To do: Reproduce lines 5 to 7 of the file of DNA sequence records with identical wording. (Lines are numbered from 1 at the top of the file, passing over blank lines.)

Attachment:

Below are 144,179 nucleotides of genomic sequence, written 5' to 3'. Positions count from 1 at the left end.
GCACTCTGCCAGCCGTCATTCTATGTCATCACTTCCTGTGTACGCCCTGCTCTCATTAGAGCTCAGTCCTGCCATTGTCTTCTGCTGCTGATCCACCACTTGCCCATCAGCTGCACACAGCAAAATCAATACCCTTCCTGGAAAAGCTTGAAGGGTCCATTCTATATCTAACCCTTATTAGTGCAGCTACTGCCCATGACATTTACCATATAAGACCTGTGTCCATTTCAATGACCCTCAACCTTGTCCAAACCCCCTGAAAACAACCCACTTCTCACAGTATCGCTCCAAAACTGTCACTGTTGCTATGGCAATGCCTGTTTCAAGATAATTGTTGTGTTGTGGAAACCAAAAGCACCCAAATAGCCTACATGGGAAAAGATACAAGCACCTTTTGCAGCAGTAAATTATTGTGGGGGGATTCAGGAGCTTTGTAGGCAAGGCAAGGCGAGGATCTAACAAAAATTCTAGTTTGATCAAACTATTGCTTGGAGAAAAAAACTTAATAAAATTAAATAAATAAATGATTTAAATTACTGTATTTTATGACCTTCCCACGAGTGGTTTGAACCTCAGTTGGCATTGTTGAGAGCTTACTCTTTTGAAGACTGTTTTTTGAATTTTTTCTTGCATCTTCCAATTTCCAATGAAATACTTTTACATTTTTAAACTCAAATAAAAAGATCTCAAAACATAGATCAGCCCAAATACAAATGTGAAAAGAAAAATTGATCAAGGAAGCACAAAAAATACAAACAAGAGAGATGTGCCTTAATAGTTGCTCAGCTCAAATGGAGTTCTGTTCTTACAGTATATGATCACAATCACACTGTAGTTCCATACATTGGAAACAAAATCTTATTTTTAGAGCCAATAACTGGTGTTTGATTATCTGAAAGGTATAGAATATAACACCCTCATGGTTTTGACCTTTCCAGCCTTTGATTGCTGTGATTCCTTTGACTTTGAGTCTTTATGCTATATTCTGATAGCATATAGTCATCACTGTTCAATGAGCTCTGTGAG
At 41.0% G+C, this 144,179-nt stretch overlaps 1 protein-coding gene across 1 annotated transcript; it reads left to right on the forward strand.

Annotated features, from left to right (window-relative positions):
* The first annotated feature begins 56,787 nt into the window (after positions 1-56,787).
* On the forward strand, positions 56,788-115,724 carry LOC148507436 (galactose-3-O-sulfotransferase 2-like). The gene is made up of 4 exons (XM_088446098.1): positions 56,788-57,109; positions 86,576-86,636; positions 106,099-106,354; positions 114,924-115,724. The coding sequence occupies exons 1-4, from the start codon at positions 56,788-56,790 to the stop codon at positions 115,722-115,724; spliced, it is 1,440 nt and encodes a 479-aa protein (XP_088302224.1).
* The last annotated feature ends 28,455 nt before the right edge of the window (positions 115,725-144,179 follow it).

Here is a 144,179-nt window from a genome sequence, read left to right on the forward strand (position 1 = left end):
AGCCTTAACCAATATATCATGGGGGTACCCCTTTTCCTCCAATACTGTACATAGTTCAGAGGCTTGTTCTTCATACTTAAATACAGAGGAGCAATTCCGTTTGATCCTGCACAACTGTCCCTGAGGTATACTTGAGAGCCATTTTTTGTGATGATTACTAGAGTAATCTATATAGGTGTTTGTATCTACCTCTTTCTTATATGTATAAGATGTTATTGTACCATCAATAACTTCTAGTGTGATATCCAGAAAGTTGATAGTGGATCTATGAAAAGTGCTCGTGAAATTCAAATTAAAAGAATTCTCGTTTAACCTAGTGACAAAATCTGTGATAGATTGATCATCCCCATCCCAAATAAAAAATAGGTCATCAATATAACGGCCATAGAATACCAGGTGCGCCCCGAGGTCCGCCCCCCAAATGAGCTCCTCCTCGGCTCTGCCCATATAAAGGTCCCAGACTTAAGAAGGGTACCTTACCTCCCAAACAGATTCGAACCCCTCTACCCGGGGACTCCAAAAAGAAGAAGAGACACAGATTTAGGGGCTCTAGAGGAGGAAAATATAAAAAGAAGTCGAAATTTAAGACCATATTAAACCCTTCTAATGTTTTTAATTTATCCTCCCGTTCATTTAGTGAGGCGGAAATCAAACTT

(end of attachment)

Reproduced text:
* The first annotated feature begins 56,787 nt into the window (after positions 1-56,787).
* On the forward strand, positions 56,788-115,724 carry LOC148507436 (galactose-3-O-sulfotransferase 2-like). The gene is made up of 4 exons (XM_088446098.1): positions 56,788-57,109; positions 86,576-86,636; positions 106,099-106,354; positions 114,924-115,724. The coding sequence occupies exons 1-4, from the start codon at positions 56,788-56,790 to the stop codon at positions 115,722-115,724; spliced, it is 1,440 nt and encodes a 479-aa protein (XP_088302224.1).
* The last annotated feature ends 28,455 nt before the right edge of the window (positions 115,725-144,179 follow it).